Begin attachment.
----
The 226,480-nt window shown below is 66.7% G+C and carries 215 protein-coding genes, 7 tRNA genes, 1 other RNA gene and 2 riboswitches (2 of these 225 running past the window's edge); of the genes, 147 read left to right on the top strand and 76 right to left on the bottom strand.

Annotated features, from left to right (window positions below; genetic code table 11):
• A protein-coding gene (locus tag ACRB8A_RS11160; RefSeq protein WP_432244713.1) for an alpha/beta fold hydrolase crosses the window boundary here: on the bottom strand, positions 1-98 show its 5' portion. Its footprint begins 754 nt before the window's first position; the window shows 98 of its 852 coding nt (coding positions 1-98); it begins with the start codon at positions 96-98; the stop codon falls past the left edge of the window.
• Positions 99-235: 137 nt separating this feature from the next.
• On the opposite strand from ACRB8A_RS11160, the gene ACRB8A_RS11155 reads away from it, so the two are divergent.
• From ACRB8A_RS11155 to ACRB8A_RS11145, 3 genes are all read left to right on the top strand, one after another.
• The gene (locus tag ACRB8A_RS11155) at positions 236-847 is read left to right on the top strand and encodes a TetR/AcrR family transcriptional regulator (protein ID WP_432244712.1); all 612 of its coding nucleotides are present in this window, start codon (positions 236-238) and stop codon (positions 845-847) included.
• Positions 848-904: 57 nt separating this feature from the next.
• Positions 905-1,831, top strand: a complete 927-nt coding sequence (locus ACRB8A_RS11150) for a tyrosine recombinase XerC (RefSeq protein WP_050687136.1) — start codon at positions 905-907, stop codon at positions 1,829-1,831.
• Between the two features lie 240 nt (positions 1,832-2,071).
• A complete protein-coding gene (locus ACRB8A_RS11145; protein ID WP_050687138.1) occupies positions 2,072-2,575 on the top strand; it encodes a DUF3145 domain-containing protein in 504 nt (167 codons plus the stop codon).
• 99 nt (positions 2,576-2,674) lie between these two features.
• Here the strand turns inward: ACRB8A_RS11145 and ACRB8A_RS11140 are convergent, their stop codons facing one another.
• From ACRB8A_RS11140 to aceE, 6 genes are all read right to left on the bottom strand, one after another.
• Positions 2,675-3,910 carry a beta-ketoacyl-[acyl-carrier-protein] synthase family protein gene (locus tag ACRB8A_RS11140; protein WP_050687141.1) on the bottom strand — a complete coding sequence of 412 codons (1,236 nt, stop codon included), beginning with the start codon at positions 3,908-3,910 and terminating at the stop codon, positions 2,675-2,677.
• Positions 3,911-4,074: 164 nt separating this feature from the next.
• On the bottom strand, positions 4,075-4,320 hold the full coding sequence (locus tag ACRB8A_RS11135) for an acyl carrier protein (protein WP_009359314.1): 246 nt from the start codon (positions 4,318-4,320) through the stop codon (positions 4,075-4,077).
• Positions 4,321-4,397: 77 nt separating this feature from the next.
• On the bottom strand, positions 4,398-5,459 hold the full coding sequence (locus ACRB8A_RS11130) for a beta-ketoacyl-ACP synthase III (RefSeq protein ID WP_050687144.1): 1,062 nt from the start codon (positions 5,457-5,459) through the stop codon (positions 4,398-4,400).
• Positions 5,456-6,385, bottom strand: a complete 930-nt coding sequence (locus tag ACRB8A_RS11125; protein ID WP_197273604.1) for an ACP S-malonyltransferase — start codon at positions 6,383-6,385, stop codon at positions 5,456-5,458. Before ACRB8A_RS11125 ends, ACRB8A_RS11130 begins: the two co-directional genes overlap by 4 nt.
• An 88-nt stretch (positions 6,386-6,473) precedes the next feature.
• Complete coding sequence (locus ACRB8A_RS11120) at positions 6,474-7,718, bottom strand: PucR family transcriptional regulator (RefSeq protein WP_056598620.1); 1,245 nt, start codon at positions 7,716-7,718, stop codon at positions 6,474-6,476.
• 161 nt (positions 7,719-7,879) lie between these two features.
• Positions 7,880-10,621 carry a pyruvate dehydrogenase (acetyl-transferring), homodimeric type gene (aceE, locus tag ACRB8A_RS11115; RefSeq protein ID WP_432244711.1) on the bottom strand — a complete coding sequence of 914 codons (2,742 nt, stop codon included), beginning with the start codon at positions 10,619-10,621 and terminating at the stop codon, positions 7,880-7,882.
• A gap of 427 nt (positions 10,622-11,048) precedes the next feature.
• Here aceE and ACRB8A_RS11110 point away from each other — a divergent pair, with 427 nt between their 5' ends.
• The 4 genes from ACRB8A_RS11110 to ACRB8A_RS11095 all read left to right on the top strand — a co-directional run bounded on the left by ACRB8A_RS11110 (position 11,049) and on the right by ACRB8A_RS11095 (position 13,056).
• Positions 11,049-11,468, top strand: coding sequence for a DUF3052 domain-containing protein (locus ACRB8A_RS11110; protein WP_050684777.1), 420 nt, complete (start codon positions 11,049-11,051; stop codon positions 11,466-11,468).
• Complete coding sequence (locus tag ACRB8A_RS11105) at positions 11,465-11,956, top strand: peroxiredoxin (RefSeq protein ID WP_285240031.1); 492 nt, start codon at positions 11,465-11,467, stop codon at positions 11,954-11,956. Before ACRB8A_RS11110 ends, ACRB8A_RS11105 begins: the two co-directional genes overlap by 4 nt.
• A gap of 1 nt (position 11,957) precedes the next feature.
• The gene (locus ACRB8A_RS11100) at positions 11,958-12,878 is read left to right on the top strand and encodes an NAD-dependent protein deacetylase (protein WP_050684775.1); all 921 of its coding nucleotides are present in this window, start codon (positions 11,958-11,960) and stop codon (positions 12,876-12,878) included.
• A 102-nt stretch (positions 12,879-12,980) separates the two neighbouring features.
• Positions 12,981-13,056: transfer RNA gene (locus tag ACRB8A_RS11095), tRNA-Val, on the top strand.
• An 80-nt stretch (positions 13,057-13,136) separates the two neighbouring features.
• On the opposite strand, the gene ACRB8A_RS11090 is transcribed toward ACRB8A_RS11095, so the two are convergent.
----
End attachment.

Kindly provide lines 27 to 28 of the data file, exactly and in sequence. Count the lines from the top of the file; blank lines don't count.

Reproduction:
• The 4 genes from ACRB8A_RS11110 to ACRB8A_RS11095 all read left to right on the top strand — a co-directional run bounded on the left by ACRB8A_RS11110 (position 11,049) and on the right by ACRB8A_RS11095 (position 13,056).
• Positions 11,049-11,468, top strand: coding sequence for a DUF3052 domain-containing protein (locus ACRB8A_RS11110; protein WP_050684777.1), 420 nt, complete (start codon positions 11,049-11,051; stop codon positions 11,466-11,468).